U.S. home sales are heating up again this spring, but the highest mortgage rates in more than a decade threaten to slow the pace of sales that has gripped the market for nearly two years.
Home sales rose last year to their highest level since 2006 as the Covid-19 pandemic shifted consumer housing priorities and remote working allowed people to get away from work .
While record home prices and the record inventory of homes for sale pushed many potential buyers away, intense demand kept activity at historically high levels.
Now, with borrowing rates hitting 5% for the first time since 2011, homes may be getting too expensive for prices to rise so quickly.
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“We’ve never seen a time when mortgage rates have risen so quickly and the market hasn’t cooled,” said Ralph McLaughlin, chief economist at Kukun, a real estate data firm. “I don’t expect the market to collapse in any way, but it will definitely go from a gangbuster market to one that hopefully looks more normal.”
Spring is usually the busiest time of year for home sales. The weather is improving and many families want to move before the start of the school year. About 40% of annual sales take place from March to June, according to the National Association of Realtors.
This spring also promises to be busy compared to winter. Many buyers have been looking for a home for months or are considering returning to the market after failing to find something to buy last year.
But this year appears to be less competitive than last spring, when homes soared off the market as buyers rushed to take advantage of ultra-low interest rates.
Today, mortgage rates are rising at their fastest pace in 35 years, making home purchases much more expensive than just a few months ago. The average rate on a 30-year fixed-rate mortgage rose from 3.22% in early January to 5% on Thursday, according to mortgage finance giant Freddie Mac.
The increase can increase a homeowner’s monthly borrowing costs by several hundred dollars when the cost of everything from gas to groceries also increases.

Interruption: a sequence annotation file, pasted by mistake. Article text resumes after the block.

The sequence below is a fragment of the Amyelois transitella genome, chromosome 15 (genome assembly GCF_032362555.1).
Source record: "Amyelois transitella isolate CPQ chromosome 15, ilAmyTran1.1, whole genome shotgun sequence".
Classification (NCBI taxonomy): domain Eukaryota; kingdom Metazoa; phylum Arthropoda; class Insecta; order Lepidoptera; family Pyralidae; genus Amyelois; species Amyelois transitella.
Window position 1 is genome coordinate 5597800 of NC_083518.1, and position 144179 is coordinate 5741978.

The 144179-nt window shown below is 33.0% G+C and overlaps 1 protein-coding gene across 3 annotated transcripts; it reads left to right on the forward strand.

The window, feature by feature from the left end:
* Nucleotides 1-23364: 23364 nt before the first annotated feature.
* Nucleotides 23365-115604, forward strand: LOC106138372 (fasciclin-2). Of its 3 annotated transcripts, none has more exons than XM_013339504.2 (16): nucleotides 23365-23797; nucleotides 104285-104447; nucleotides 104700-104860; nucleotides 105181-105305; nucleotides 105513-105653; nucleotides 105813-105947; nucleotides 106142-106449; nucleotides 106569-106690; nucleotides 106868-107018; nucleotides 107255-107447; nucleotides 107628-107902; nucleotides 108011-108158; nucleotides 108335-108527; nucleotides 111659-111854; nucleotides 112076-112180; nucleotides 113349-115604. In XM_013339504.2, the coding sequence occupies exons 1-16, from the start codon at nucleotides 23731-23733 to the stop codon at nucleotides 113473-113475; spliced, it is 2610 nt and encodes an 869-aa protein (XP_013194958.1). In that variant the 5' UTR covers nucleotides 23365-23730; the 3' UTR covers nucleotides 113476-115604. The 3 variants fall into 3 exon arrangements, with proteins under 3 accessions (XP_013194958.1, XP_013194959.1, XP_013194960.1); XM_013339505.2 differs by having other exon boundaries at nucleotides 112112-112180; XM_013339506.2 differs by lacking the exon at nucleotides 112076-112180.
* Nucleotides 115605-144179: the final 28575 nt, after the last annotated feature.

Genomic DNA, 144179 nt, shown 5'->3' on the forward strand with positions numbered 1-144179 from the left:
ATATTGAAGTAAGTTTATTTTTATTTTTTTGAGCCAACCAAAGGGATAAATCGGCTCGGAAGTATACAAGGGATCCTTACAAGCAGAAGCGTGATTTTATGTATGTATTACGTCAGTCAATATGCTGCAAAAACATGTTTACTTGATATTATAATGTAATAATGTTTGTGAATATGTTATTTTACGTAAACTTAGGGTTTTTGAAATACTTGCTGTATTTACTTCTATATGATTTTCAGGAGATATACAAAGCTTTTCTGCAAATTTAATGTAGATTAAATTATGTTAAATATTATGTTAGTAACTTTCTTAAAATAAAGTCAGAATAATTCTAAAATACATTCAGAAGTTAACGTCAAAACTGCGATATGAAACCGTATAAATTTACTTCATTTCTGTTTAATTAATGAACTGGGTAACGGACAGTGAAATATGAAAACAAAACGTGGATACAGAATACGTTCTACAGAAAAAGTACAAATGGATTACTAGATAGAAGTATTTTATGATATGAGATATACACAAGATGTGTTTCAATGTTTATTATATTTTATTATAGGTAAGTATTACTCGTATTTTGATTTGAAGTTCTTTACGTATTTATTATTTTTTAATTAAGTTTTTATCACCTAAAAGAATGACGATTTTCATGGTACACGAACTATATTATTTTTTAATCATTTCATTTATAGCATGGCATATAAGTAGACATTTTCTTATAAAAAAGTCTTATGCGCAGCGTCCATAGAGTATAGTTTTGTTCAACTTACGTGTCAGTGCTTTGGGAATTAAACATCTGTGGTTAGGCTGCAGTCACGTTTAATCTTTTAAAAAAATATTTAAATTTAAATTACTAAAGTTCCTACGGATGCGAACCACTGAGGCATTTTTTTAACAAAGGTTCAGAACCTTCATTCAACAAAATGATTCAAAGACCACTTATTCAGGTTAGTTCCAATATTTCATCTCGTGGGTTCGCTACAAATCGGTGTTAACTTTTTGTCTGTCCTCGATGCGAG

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A 5% rate on a $300,000 loan would create a monthly payment of about $1,610, excluding taxes and insurance, according to LendingTree Inc., an online lending information site. At 3.04%, where the average mortgage rate was a year ago, the monthly payment would be $1,271.
Koray and Piril Guleyupoglu placed offers on 10 homes for several months before pulling out of the housing market in March. The couple, who have a 4-year-old daughter, were looking to buy a house in northern New Jersey.
“It looks like it’s just kind of a frenzy,” Mr Guleyupoglu said. “Although I don’t want to rent, because we really want to own our own place, I don’t think I have any other choice, because I also think everything is too expensive at the moment.”
Less than a quarter of consumers surveyed by Fannie Mae in March said now was a good time to buy a home, down from 53% a year earlier and a record high in data dating back to mid-2010.
The first signs of slowing demand are appearing around expensive coastal cities such as Los Angeles, Seattle and Boston, among the first markets to calm down, real estate brokerage Redfin Corp said. earlier this month.
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Still, some real estate agents say a dip in buyer activity over the next few months would only cool the market moderately. About 25% of existing homes purchased in February were purchased with cash, according to NAR. And households moving from high-cost areas to more affordable areas may be less affected by rising mortgage rates.
“If half of our buyers were shut out of the market, we would still have eight buyers for each listing,” said Nick Painz, chief broker at Re/Max Alliance in Westminster, Colorado, a suburb of Denver. “People who think it has to stop somewhere, I think they’re going to have a rude awakening.”
Many buyers are looking to buy before interest rates rise further. Jeanette Chalgren, 32, started house hunting last year, hoping to buy her first home before her lease ran out in March. “I didn’t want to wait too long because I was aware that interest rates were going to go up this year,” she said.
Ms Chalgren bought her house in Robbinsdale, Minnesota, in February for $323,500.
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Even if higher rates dampen demand, it can take sellers months to cut prices as their homes linger on the market, said Lawrence Yun, chief economist at NAR.
“The first few months of the rate hike, we actually don’t see much change in the intensity of buyers,” he said. “But inevitably there will be a shrinking pool of buyers.”